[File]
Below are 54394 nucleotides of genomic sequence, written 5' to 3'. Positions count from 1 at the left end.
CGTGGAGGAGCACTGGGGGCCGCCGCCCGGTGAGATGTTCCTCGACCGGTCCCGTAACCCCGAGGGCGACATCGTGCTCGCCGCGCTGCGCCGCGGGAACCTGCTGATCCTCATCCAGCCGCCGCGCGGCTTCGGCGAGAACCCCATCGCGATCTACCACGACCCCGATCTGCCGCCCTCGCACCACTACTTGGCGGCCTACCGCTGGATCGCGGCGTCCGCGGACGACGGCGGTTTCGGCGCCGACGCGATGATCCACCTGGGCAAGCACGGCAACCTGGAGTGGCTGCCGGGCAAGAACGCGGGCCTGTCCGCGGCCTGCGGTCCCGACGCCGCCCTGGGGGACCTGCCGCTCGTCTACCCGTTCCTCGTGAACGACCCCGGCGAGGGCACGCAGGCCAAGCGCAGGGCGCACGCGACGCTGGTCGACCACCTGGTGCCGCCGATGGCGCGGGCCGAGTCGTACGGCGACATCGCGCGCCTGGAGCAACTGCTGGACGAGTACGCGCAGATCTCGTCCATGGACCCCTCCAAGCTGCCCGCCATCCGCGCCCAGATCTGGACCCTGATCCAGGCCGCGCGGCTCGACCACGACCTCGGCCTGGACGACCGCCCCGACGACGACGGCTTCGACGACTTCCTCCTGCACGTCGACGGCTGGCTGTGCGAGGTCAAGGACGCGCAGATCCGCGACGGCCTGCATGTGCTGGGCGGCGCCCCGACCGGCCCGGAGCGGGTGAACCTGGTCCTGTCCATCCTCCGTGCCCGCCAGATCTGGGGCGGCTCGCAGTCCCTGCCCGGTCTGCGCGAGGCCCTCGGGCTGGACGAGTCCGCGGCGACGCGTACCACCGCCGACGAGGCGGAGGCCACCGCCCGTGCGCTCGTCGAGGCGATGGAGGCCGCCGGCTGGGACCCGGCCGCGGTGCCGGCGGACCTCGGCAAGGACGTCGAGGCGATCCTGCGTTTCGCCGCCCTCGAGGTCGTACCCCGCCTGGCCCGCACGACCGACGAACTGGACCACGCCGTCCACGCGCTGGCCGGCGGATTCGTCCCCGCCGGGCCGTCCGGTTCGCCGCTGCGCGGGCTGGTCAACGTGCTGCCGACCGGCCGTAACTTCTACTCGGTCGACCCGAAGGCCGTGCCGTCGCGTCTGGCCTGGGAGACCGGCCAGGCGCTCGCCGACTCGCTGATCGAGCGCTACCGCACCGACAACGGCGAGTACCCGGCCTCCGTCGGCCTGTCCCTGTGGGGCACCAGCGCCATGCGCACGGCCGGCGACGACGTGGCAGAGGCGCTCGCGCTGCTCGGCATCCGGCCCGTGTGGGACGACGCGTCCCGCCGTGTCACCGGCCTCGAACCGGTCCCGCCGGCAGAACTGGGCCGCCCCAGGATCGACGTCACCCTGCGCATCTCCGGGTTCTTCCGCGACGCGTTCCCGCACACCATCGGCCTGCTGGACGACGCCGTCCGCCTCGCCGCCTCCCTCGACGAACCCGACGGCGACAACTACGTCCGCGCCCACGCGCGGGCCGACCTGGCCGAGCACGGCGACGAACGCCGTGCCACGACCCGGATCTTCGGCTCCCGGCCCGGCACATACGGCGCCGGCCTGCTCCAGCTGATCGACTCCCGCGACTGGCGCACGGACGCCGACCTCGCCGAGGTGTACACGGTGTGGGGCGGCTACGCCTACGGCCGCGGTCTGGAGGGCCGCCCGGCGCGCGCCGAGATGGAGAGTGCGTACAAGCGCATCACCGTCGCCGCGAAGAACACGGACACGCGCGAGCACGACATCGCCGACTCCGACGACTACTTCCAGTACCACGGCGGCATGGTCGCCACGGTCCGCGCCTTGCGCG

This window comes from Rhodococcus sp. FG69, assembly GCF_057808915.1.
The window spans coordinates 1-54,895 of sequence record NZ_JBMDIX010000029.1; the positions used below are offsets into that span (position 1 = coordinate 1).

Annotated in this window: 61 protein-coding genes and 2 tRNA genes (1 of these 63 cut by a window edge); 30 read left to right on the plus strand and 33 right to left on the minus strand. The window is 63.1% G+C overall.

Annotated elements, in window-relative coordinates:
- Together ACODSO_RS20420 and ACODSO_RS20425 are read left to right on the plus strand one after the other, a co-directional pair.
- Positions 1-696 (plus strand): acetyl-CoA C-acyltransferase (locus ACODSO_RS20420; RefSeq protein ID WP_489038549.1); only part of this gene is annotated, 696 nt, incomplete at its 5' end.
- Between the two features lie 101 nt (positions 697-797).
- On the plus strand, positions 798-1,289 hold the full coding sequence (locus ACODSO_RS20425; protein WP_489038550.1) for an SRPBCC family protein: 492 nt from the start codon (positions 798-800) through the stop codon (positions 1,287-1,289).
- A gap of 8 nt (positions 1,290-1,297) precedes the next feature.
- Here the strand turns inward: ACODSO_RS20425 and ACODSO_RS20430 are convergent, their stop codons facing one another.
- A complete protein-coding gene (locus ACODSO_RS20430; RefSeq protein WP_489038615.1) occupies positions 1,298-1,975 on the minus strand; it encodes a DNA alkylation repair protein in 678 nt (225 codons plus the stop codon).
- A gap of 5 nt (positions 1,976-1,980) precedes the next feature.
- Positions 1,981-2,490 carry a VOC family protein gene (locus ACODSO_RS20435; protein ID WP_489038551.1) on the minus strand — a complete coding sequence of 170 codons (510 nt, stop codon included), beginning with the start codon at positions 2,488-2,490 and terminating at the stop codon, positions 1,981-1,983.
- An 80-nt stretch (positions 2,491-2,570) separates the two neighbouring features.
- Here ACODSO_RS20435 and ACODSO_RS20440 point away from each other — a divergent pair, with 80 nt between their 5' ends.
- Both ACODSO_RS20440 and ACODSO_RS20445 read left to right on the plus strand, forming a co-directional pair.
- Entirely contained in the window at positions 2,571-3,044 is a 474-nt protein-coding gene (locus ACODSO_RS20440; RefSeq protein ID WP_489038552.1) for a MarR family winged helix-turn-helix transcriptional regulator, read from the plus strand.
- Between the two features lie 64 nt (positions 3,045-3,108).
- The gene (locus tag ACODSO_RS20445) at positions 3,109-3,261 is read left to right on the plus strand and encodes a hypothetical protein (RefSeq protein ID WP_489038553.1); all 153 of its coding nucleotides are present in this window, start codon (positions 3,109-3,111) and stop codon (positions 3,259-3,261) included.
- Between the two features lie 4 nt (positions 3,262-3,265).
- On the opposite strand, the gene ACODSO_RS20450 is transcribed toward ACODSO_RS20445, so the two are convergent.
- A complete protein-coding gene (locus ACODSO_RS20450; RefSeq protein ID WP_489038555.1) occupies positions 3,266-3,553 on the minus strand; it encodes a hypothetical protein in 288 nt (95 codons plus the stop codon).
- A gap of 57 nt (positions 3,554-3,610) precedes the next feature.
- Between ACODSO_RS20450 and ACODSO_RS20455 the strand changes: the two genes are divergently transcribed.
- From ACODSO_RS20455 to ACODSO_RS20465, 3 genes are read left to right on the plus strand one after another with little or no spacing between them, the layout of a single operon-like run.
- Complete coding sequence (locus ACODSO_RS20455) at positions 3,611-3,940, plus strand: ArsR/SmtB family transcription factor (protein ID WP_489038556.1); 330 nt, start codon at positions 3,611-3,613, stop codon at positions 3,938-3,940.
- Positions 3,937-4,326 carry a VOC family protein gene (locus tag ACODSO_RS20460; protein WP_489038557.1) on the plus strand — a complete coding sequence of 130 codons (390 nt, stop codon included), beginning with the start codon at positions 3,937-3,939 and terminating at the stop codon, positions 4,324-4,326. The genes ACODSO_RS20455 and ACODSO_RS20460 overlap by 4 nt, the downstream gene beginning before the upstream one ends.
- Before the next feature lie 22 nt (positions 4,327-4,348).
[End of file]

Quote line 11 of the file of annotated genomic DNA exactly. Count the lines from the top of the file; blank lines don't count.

- A gap of 8 nt (positions 1,290-1,297) precedes the next feature.